Minding our Elders: Securing caregiving services from a distance important for independence
DEAR CAROL: My 83-year-old mother lives in Arizona and I live in Minnesota. Mom is healthy for her age and has no cognitive issues. She came to visit me last month and we had a lot of fun. I tried to talk her into staying, but she says she still ...
DEAR CAROL: My 83-year-old mother lives in Arizona and I live in Minnesota. Mom is healthy for her age and has no cognitive issues.
She came to visit me last month and we had a lot of fun. I tried to talk her into staying, but she says she still wants to live in a warm climate. She’s been in Arizona for over 20 years and has had many friends but her circle is naturally becoming smaller.
We both know that she’ll need assisted living before long but for now home services may be enough. I’d still like to bring her to Minnesota before she needs assisted living. Is it right to pressure her to move? – JLB
DEAR JLB: Something for both of you to consider is that, when it comes to rating senior care services, Minnesota is at the top while Arizona scores toward the middle. To see latest rankings by state go to www.americashealth
I’m not implying that Arizona doesn’t offer excellent services, but some services depend on one’s ability to pay. Since you didn’t mention assets, I’m assuming that your mother isn’t wealthy. In that case, you’ll be looking for senior services that she can afford, which limits choices to a degree.
As you said, your mother’s group of friends is naturally dwindling, so my feeling is that she’ll eventually come around to your way of thinking. If you look at options together, I’m sure that you’ll find a nice assisted living facility near you. If so, you’d also have the advantage of seeing each other often. Ultimately, however, the decision is hers to make.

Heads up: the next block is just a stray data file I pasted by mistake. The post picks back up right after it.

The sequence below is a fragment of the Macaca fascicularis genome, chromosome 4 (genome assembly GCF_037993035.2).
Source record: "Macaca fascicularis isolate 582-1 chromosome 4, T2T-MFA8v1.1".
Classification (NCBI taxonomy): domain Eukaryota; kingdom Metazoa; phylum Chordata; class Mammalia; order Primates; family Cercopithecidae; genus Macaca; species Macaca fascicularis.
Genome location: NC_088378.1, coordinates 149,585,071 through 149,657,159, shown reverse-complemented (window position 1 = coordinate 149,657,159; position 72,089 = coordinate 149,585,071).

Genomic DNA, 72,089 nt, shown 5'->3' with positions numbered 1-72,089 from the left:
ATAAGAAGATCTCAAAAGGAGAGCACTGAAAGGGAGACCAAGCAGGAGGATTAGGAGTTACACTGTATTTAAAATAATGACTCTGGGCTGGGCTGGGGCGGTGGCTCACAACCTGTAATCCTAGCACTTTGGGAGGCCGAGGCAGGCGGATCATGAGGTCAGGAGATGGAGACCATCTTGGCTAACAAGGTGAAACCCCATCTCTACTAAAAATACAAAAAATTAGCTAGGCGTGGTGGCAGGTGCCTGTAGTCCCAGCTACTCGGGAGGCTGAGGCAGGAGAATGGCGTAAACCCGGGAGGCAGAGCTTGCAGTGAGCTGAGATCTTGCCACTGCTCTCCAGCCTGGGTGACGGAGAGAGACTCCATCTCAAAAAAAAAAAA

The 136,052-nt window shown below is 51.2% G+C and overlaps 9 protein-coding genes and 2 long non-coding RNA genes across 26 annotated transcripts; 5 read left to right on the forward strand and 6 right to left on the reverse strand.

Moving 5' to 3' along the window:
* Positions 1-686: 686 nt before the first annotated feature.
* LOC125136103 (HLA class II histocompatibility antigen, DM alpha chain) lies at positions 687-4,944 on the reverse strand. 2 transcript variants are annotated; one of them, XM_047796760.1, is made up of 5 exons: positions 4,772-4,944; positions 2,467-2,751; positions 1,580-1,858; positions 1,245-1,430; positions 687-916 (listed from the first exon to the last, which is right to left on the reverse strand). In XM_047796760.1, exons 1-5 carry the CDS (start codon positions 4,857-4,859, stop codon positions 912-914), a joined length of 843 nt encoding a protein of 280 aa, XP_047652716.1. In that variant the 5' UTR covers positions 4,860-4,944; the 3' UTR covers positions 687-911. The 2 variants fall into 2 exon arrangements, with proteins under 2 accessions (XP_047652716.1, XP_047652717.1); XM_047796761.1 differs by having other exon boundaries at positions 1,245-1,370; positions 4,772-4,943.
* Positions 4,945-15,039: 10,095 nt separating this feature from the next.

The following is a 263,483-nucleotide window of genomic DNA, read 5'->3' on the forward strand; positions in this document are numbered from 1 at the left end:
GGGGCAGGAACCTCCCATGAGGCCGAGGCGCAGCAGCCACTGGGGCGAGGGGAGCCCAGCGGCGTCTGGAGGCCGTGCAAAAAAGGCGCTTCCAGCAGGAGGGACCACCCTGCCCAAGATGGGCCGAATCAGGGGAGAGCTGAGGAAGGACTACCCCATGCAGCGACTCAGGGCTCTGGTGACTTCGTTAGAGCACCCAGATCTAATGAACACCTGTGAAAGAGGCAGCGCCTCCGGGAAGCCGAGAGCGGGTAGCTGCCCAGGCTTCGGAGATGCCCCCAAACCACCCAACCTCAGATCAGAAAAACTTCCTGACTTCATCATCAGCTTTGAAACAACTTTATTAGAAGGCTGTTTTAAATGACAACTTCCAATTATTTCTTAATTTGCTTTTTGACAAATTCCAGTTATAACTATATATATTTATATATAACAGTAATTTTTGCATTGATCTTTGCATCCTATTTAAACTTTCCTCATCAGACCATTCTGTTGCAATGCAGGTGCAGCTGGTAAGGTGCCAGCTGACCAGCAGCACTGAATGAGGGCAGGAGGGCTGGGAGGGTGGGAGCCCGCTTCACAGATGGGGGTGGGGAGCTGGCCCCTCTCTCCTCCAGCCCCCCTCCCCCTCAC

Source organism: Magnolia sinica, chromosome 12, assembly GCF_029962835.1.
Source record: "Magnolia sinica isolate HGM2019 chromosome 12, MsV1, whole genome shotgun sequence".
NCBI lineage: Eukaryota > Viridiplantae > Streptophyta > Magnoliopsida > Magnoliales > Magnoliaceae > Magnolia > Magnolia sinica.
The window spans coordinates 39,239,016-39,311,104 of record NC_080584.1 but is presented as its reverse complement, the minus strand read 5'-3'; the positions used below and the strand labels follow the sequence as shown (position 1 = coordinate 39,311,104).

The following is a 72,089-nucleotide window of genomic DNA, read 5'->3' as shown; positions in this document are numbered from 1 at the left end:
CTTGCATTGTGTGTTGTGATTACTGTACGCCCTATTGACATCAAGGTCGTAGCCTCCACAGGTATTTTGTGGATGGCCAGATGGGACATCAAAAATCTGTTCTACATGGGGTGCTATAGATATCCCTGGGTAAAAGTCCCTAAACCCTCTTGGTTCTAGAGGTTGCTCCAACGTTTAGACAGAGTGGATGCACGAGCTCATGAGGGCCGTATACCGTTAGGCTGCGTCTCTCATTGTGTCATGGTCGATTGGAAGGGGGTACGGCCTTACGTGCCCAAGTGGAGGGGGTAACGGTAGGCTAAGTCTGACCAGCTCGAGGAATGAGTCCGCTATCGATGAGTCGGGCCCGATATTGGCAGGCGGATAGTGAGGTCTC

For now, you could go to the Arizona state website and type in the word aging. Because senior care is so localized, this is probably your best route. This search will bring up the Area Agency on Aging that serves your mother’s community as well as Arizona’s Aging and Disability Services and other helpful links. The Eldercare locator at www.eldercare.gov can be helpful, too. These agencies should be able to assist you in lining up services for your mother while she is on her own.
Another option, if your mother agrees, is that you could hire a Geriatric Care Manager in your mother’s community. This person could provide the oversight that you may find hard to give from a distance.
Meanwhile, I’d visit your mother in her community with the focus on touring assisted living facilities. Then bring her back up to stay with you while you do the same in your community. This will help you both compare facilities, keeping in mind what she can pay. Options for activities should be high on the list when you visit these homes.
You have time to plan, but things can change quickly at her age, so it seems like this is something that you should start investigating. It’s probable that your mother would be able to make new friends in an ALF and have a satisfying social life.
Once again, this is your mother’s choice. My advice would be to do what you can to help her live where she is for now, but ask her if she’s willing to work with you on researching plans for her future care.
Carol Bradley Bursack is the author of a support book on caregiving and runs a website supporting caregivers at www.mindingourelders.com . She can be reached at email@example.com .